# How do you prove  tan^2x(1-sin^2x)=(-cos2x+1)/2 ?

$L H S$

$= \setminus {\tan}^{2} x \left(1 - \setminus {\sin}^{2} x\right)$

$= \setminus \frac{\setminus {\sin}^{2} x}{\setminus {\cos}^{2} x} \left(\setminus {\cos}^{2} x\right)$

$= \setminus {\sin}^{2} x$

$= 1 - \setminus {\cos}^{2} x$

$1 - \left(\setminus \frac{1 + \setminus \cos 2 x}{2}\right)$

$= \setminus \frac{2 - 1 - \setminus \cos 2 x}{2}$

$= \setminus \frac{- \setminus \cos 2 x + 1}{2}$

$= R H S$

Proved.

Jul 1, 2018

#### Explanation:

We know that,

color(red)((1)sin^2theta+cos^2theta=1

color(blue)((2)1-cos2theta=2sin^2theta

We take ,

LHS=tan^2x(color(red)(1-sin^2x))tocolor(red)(Apply(1)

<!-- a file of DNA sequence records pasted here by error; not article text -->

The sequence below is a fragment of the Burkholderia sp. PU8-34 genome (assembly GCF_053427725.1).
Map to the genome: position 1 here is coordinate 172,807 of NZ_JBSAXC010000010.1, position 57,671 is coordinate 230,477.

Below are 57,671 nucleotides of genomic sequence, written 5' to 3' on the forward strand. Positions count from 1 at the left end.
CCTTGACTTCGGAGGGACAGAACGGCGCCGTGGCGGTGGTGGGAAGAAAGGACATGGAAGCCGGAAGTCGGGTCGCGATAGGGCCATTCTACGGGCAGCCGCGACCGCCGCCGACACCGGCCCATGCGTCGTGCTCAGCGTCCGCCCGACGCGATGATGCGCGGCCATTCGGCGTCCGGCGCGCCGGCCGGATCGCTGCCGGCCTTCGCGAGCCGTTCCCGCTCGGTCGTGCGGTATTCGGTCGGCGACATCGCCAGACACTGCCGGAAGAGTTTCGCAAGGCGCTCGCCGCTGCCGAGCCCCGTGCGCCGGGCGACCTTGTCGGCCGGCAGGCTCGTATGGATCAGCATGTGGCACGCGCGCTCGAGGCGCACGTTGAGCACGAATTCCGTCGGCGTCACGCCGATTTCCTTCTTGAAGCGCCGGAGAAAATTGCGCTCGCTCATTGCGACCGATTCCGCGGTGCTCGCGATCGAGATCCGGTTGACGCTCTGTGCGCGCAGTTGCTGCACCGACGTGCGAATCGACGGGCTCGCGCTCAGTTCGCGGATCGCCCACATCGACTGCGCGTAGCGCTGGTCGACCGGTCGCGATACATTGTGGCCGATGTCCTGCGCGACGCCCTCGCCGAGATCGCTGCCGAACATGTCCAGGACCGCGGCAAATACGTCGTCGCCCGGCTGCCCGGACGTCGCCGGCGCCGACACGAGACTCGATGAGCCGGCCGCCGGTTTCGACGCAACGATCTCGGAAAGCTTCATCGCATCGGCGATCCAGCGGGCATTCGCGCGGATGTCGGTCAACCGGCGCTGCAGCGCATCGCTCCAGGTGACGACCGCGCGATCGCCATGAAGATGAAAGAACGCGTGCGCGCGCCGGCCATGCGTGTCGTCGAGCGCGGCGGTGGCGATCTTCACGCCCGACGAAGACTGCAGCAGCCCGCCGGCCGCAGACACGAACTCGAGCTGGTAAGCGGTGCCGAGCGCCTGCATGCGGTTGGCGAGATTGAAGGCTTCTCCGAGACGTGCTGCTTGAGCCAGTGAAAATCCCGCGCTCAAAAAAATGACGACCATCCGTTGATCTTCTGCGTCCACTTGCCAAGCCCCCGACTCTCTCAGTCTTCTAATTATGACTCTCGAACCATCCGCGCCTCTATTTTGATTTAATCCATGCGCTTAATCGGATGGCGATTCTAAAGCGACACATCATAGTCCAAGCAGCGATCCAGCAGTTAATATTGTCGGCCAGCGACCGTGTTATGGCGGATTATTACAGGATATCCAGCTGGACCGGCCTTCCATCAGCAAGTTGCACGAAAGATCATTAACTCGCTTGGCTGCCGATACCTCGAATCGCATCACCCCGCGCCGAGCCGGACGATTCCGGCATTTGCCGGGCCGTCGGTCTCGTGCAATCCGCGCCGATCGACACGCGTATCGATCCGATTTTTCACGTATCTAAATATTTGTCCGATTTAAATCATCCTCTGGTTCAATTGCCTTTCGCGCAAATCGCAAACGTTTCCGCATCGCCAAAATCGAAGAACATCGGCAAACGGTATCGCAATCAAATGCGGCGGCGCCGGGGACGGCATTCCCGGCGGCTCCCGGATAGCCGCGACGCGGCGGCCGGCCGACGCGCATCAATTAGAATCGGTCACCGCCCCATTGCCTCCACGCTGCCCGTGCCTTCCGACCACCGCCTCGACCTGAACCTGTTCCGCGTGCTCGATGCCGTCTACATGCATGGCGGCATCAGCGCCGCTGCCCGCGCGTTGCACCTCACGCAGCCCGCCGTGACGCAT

$\textcolor{w h i t e}{L H S} = {\sin}^{2} \frac{x}{\cos} ^ 2 x \left(\textcolor{red}{{\cos}^{2} x}\right) \to \left[\because \tan \theta = \sin \frac{\theta}{\cos} \theta\right]$

$\textcolor{w h i t e}{L H S} = {\sin}^{2} x$

color(white)(LHS)=1/2[color(blue)(2sin^2x)]tocolor(blue)(Apply(2)

$\textcolor{w h i t e}{L H S} = \frac{1}{2} \left[\textcolor{b l u e}{1 - \cos 2 x}\right]$

$\textcolor{w h i t e}{L H S} = \frac{- \cos 2 x + 1}{2}$

$\implies L H S = R H S$